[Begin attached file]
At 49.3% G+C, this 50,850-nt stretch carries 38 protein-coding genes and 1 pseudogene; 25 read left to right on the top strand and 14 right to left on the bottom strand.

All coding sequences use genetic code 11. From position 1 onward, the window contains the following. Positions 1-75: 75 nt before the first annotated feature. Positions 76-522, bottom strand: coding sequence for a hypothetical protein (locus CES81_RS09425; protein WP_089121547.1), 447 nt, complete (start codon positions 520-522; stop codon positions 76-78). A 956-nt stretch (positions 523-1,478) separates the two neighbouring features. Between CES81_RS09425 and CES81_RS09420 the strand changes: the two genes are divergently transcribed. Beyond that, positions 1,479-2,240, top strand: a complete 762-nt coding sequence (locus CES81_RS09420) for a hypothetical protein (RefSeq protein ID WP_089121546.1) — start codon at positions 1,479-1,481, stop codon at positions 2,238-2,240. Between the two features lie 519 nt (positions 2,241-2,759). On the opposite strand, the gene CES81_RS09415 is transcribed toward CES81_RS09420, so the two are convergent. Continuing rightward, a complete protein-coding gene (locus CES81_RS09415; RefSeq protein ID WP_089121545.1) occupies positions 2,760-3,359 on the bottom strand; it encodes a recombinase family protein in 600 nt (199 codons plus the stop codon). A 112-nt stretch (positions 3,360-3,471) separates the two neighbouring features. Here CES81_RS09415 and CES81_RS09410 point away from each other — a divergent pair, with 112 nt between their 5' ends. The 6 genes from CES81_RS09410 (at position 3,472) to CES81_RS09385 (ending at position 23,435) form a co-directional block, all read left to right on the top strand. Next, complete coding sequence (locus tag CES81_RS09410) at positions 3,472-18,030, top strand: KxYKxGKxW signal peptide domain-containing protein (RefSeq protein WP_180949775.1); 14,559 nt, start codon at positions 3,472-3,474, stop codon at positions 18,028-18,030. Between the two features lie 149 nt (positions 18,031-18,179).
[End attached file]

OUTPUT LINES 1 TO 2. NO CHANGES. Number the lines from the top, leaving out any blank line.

At 49.3% G+C, this 50,850-nt stretch carries 38 protein-coding genes and 1 pseudogene; 25 read left to right on the top strand and 14 right to left on the bottom strand.

All coding sequences use genetic code 11. From position 1 onward, the window contains the following. Positions 1-75: 75 nt before the first annotated feature. Positions 76-522, bottom strand: coding sequence for a hypothetical protein (locus CES81_RS09425; protein WP_089121547.1), 447 nt, complete (start codon positions 520-522; stop codon positions 76-78). A 956-nt stretch (positions 523-1,478) separates the two neighbouring features. Between CES81_RS09425 and CES81_RS09420 the strand changes: the two genes are divergently transcribed. Beyond that, positions 1,479-2,240, top strand: a complete 762-nt coding sequence (locus CES81_RS09420) for a hypothetical protein (RefSeq protein ID WP_089121546.1) — start codon at positions 1,479-1,481, stop codon at positions 2,238-2,240. Between the two features lie 519 nt (positions 2,241-2,759). On the opposite strand, the gene CES81_RS09415 is transcribed toward CES81_RS09420, so the two are convergent. Continuing rightward, a complete protein-coding gene (locus CES81_RS09415; RefSeq protein ID WP_089121545.1) occupies positions 2,760-3,359 on the bottom strand; it encodes a recombinase family protein in 600 nt (199 codons plus the stop codon). A 112-nt stretch (positions 3,360-3,471) separates the two neighbouring features. Here CES81_RS09415 and CES81_RS09410 point away from each other — a divergent pair, with 112 nt between their 5' ends. The 6 genes from CES81_RS09410 (at position 3,472) to CES81_RS09385 (ending at position 23,435) form a co-directional block, all read left to right on the top strand. Next, complete coding sequence (locus tag CES81_RS09410) at positions 3,472-18,030, top strand: KxYKxGKxW signal peptide domain-containing protein (RefSeq protein WP_180949775.1); 14,559 nt, start codon at positions 3,472-3,474, stop codon at positions 18,028-18,030. Between the two features lie 149 nt (positions 18,031-18,179).